Tuesday, March 13, 2007

Are Those Jesus's Bones?

No, but they may be

Yehoshua ben Yosef's

There has been another spiritual tempest in the secular tea-cup brewing over the anouncment that a set of ossuaries dug up some years ago in the middle east may (or may not) contain the bones and ashes of Jesus of Nazareth, his mother Mary, his brother James, his wife Mary of Magdala, and their son.

For Protestants, the possibility that Jesus had a brother is no big deal. It is well known that the author of the Epistle of James was referred to as the brother of Jesus. For at least some Roman Catholics, and possibly for Greek and Coptic Orthodox Christians, it could be a problem. Official teaching of the Roman church is that Joseph lived a chaste life with Mary, so that her womb would never be devoted to a lesser purpose than it had already served. There are of course references in the gospels to "my mother and my brothers." One explanation, by no means a certain one, is that in many middle eastern cultures, to this day, various degrees of cousins are commonly referred to as brothers and sisters.

The possibility that Jesus married and had a son is not critical either, although most Christians would find it unsettling. In the most orthodox Christian doctrine, Jesus became "fully human." It is by no means closed that he might have had a wife or son. If he did, they were of no significance to the writers of the gospels. The early Christian community did not have questions of succession which plagued the early Muslim community, leading to splits between Shia and Sunni. There was never a claim that blood relatives, let alone descendants, of Jesus had a special right to lead. Also, Christianity did not spread by establishing a new empire, such as the Caliphate, but among the lower classes of a well-established empire.

But the suggestion that Jesus's bones remain on earth certainly pose a question about the Resurrection. And Christianity is nothing if not a ressurection faith. The Nativity pales by comparison.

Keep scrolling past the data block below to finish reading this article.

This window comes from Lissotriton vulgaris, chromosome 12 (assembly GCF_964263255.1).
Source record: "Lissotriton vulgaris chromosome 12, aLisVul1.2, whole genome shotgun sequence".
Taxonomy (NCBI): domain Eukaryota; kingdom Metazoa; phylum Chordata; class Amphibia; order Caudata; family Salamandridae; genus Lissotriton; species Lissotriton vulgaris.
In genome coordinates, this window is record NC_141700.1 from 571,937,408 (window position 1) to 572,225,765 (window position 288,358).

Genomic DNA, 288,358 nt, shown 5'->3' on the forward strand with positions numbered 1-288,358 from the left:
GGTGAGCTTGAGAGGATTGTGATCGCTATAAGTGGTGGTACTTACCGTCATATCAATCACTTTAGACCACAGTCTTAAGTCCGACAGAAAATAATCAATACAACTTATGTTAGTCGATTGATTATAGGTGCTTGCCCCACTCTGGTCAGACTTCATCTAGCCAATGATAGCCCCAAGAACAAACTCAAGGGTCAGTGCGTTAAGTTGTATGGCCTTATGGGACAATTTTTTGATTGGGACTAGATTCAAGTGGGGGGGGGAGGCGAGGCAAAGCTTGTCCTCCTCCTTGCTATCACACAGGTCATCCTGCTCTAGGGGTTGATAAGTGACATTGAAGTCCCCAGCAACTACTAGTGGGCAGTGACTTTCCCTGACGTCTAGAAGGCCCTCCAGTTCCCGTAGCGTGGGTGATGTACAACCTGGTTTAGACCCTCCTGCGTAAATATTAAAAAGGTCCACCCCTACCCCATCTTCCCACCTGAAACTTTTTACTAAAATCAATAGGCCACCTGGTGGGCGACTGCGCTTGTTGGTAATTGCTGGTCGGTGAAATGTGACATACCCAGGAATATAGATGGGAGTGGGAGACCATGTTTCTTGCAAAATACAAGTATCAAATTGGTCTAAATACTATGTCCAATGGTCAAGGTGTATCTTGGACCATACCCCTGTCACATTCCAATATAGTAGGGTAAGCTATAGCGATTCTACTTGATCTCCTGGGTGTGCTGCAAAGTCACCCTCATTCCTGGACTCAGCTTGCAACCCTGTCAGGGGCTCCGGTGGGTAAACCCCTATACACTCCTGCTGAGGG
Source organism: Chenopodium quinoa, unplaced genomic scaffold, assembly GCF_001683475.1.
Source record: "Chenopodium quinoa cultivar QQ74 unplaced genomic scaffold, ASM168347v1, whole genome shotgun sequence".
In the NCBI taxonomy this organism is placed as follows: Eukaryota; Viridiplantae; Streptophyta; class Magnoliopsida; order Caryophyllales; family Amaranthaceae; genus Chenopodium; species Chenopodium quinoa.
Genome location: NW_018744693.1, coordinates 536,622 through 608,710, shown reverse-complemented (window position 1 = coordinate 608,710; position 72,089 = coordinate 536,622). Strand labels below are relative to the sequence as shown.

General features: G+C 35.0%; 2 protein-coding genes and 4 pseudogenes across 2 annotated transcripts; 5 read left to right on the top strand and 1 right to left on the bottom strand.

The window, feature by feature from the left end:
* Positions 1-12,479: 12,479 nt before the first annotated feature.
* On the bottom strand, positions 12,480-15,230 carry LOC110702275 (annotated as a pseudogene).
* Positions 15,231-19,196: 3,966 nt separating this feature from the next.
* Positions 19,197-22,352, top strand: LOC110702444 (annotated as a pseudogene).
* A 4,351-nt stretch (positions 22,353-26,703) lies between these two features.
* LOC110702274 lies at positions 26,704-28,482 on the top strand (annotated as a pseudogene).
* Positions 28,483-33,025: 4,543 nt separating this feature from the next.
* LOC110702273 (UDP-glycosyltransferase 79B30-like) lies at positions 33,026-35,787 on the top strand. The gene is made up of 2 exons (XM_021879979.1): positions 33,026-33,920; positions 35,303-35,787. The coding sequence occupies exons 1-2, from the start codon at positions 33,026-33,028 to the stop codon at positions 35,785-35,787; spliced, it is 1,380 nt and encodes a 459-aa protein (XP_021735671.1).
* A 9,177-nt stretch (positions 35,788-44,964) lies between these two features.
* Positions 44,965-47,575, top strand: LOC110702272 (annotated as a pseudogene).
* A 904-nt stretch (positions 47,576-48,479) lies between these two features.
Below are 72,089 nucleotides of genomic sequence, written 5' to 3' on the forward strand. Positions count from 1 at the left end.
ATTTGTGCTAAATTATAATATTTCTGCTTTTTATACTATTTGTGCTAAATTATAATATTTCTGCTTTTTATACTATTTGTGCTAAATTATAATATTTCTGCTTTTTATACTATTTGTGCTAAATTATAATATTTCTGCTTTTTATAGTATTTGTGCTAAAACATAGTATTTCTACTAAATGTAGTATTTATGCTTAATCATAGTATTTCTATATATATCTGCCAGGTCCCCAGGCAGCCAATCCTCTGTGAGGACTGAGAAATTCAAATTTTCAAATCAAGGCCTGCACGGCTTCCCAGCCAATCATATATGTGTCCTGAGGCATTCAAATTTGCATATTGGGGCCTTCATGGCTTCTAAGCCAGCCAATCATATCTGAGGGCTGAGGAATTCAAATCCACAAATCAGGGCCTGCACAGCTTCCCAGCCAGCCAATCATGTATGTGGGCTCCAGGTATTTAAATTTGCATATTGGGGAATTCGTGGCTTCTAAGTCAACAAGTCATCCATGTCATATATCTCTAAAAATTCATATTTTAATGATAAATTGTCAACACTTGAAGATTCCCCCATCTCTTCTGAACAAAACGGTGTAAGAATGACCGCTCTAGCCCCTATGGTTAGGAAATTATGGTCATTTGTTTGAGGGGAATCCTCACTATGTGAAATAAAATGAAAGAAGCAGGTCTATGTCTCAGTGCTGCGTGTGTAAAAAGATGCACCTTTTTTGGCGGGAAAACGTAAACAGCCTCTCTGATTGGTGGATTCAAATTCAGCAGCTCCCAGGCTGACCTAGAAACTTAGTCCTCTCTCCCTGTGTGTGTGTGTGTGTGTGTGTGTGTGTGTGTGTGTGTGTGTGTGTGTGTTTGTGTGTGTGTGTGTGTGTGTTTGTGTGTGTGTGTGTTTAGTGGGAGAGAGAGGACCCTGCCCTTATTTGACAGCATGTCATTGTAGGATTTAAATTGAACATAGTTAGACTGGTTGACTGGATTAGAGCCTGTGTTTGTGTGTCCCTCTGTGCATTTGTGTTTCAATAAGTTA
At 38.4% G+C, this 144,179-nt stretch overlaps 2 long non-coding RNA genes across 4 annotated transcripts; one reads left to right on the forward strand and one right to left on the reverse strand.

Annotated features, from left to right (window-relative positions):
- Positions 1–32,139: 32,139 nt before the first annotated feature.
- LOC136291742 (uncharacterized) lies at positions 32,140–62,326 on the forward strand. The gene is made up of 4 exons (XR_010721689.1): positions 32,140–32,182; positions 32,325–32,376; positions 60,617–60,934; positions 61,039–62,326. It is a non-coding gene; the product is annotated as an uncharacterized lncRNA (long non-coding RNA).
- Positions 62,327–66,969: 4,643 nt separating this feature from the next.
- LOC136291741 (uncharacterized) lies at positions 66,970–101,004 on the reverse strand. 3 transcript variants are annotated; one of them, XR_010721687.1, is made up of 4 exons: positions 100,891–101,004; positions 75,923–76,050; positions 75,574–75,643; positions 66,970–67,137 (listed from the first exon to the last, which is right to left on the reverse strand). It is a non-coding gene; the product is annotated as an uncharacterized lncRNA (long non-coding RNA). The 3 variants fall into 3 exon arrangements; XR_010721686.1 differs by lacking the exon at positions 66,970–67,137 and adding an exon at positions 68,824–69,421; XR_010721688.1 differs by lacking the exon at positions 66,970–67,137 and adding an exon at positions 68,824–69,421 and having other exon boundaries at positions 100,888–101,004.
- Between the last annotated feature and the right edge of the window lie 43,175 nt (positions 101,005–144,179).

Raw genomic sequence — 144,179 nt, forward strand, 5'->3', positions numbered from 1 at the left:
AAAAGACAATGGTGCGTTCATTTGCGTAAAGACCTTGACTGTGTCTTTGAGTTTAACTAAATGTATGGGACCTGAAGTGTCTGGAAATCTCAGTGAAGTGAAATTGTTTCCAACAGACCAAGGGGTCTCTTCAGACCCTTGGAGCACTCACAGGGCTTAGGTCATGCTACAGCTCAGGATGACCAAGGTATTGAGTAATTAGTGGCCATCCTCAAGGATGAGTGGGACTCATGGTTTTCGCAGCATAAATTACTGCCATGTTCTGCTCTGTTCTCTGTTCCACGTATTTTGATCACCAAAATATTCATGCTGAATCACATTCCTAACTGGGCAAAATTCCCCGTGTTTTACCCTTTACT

It appears that nobody is asking what may be the most pertinent question:

Suppose there were detailed, exact, comprehensive, irrefutable scientific PROOF that these bones are indeed the bones of Jesus, Mary, Mary, Jesus's son by Mary, etc. etc. etc.

(At present, there is no such proof. There is only interesting speculation about the possible reading of some inscriptions, and what they may or may not mean. Remember the similar case of the ossuary alleged to contain the bones of Jesus's brother James? The inscription turned out to be a very clever and well-done forgery by a modern antiquities dealer, who hoped to increase the sale price of the item.)

But if there were proof:

  • Would you leave the church you currently belong to?

  • Would praise and worship cease to inspire you as they do now?

  • Would you feel cut off from God, lost and abandoned in an indifferent, morally neutral universe?

  • Would your prayer life wither and die, because after all, it had no point?

I would bet that for 99.99999999999% of current believers, the answer would be "No." After all, the current outcry comes, not from those who have detailed scientific evidence for a contrary position, but from people who are quite certain they know better regardless of the current state of the scientific evidence.